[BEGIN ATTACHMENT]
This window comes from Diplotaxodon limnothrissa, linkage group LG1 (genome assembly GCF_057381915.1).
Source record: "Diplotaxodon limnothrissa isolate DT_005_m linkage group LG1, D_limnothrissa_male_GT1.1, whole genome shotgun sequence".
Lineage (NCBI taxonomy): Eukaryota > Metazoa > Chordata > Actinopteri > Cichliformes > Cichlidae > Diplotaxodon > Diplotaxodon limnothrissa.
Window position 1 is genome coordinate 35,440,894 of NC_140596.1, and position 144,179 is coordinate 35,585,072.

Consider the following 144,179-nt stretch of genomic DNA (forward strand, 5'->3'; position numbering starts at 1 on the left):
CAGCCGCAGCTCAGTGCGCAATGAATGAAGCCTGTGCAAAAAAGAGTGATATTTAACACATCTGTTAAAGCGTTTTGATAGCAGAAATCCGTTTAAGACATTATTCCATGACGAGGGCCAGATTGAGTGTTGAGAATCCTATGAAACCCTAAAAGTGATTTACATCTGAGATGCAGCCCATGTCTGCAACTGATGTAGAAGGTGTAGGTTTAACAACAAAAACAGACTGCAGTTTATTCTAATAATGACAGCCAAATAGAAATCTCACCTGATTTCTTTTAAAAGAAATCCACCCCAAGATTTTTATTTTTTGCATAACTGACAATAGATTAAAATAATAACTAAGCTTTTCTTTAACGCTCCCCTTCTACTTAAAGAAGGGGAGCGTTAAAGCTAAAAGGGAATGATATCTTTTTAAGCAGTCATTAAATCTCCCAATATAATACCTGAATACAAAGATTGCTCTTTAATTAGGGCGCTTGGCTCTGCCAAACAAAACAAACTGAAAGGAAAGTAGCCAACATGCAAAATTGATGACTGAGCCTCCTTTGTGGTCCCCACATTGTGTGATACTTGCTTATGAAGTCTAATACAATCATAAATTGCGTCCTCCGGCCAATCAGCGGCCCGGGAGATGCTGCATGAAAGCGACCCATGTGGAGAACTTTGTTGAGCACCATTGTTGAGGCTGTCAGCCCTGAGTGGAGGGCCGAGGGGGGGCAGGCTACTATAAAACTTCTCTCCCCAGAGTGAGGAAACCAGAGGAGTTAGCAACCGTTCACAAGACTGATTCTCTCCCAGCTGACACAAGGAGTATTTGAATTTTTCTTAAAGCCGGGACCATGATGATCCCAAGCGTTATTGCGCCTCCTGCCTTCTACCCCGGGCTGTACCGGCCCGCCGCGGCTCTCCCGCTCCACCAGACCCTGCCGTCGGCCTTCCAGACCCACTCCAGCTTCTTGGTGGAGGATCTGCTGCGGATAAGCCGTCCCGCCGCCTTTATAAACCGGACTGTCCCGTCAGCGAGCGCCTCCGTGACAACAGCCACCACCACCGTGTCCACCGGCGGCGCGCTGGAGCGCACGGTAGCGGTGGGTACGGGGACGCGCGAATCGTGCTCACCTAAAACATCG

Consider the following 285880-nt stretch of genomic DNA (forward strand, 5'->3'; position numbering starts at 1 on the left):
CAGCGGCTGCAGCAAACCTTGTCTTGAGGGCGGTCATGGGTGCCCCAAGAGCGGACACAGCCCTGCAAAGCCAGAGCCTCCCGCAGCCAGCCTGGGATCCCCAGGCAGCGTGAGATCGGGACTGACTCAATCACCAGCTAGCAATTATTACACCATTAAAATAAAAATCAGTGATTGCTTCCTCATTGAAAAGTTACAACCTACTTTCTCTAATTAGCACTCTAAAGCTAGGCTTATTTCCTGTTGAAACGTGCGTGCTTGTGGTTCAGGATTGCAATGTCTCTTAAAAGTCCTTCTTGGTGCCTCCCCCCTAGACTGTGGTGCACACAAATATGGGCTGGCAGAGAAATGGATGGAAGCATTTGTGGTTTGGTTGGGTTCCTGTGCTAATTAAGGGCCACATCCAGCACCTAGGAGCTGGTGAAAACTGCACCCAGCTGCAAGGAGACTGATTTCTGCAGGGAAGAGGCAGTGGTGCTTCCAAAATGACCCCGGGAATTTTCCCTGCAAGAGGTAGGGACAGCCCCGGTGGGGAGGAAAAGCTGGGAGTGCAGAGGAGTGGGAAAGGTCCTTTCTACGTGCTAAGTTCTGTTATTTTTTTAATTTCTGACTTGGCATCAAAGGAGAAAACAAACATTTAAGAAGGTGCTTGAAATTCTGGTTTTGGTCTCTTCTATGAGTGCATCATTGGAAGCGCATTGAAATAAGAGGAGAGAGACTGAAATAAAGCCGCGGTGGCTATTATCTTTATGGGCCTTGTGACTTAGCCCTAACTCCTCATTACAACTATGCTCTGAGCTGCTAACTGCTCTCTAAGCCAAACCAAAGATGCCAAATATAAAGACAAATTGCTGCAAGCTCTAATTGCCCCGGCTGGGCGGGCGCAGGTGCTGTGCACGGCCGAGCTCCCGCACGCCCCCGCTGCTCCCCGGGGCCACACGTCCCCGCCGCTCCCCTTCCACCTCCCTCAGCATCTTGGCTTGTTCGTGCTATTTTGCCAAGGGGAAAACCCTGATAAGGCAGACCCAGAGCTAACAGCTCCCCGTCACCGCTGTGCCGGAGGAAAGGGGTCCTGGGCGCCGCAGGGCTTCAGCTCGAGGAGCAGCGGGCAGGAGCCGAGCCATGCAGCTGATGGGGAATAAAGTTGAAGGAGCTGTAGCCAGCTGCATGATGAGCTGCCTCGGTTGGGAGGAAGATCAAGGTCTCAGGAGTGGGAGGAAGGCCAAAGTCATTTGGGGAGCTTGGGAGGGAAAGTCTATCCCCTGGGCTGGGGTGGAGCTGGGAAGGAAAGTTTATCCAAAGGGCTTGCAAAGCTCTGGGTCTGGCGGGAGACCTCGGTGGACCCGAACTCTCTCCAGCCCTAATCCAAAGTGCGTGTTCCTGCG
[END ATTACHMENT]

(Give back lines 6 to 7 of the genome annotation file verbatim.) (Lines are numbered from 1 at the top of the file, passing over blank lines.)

CAGCCGCAGCTCAGTGCGCAATGAATGAAGCCTGTGCAAAAAAGAGTGATATTTAACACATCTGTTAAAGCGTTTTGATAGCAGAAATCCGTTTAAGACATTATTCCATGACGAGGGCCAGATTGAGTGTTGAGAATCCTATGAAACCCTAAAAGTGATTTACATCTGAGATGCAGCCCATGTCTGCAACTGATGTAGAAGGTGTAGGTTTAACAACAAAAACAGACTGCAGTTTATTCTAATAATGACAGCCAAATAGAAATCTCACCTGATTTCTTTTAAAAGAAATCCACCCCAAGATTTTTATTTTTTGCATAACTGACAATAGATTAAAATAATAACTAAGCTTTTCTTTAACGCTCCCCTTCTACTTAAAGAAGGGGAGCGTTAAAGCTAAAAGGGAATGATATCTTTTTAAGCAGTCATTAAATCTCCCAATATAATACCTGAATACAAAGATTGCTCTTTAATTAGGGCGCTTGGCTCTGCCAAACAAAACAAACTGAAAGGAAAGTAGCCAACATGCAAAATTGATGACTGAGCCTCCTTTGTGGTCCCCACATTGTGTGATACTTGCTTATGAAGTCTAATACAATCATAAATTGCGTCCTCCGGCCAATCAGCGGCCCGGGAGATGCTGCATGAAAGCGACCCATGTGGAGAACTTTGTTGAGCACCATTGTTGAGGCTGTCAGCCCTGAGTGGAGGGCCGAGGGGGGGCAGGCTACTATAAAACTTCTCTCCCCAGAGTGAGGAAACCAGAGGAGTTAGCAACCGTTCACAAGACTGATTCTCTCCCAGCTGACACAAGGAGTATTTGAATTTTTCTTAAAGCCGGGACCATGATGATCCCAAGCGTTATTGCGCCTCCTGCCTTCTACCCCGGGCTGTACCGGCCCGCCGCGGCTCTCCCGCTCCACCAGACCCTGCCGTCGGCCTTCCAGACCCACTCCAGCTTCTTGGTGGAGGATCTGCTGCGGATAAGCCGTCCCGCCGCCTTTATAAACCGGACTGTCCCGTCAGCGAGCGCCTCCGTGACAACAGCCACCACCACCGTGTCCACCGGCGGCGCGCTGGAGCGCACGGTAGCGGTGGGTACGGGGACGCGCGAATCGTGCTCACCTAAAACATCG

Consider the following 285880-nt stretch of genomic DNA (forward strand, 5'->3'; position numbering starts at 1 on the left):